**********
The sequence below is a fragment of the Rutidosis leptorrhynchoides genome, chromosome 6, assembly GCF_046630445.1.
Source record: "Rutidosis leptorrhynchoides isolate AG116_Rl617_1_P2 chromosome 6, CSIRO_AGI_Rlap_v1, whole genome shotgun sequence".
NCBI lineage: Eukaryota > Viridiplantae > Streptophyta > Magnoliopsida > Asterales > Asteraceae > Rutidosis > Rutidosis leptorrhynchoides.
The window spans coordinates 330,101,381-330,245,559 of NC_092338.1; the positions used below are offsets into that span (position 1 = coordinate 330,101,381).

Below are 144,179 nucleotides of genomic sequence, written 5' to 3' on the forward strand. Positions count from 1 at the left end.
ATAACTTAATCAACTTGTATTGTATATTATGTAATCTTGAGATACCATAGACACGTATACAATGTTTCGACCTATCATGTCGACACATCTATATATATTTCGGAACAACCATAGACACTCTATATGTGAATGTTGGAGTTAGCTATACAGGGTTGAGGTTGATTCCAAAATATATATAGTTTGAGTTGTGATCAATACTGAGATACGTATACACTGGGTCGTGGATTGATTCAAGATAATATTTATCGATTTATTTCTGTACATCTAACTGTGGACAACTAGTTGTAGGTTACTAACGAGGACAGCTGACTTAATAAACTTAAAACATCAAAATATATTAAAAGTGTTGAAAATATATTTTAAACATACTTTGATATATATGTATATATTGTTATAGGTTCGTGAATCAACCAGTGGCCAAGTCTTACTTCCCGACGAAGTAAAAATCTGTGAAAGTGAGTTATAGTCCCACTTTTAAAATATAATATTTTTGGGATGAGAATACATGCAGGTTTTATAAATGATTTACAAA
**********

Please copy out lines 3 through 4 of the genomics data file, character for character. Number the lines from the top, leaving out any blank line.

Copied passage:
NCBI lineage: Eukaryota > Viridiplantae > Streptophyta > Magnoliopsida > Asterales > Asteraceae > Rutidosis > Rutidosis leptorrhynchoides.
The window spans coordinates 330,101,381-330,245,559 of NC_092338.1; the positions used below are offsets into that span (position 1 = coordinate 330,101,381).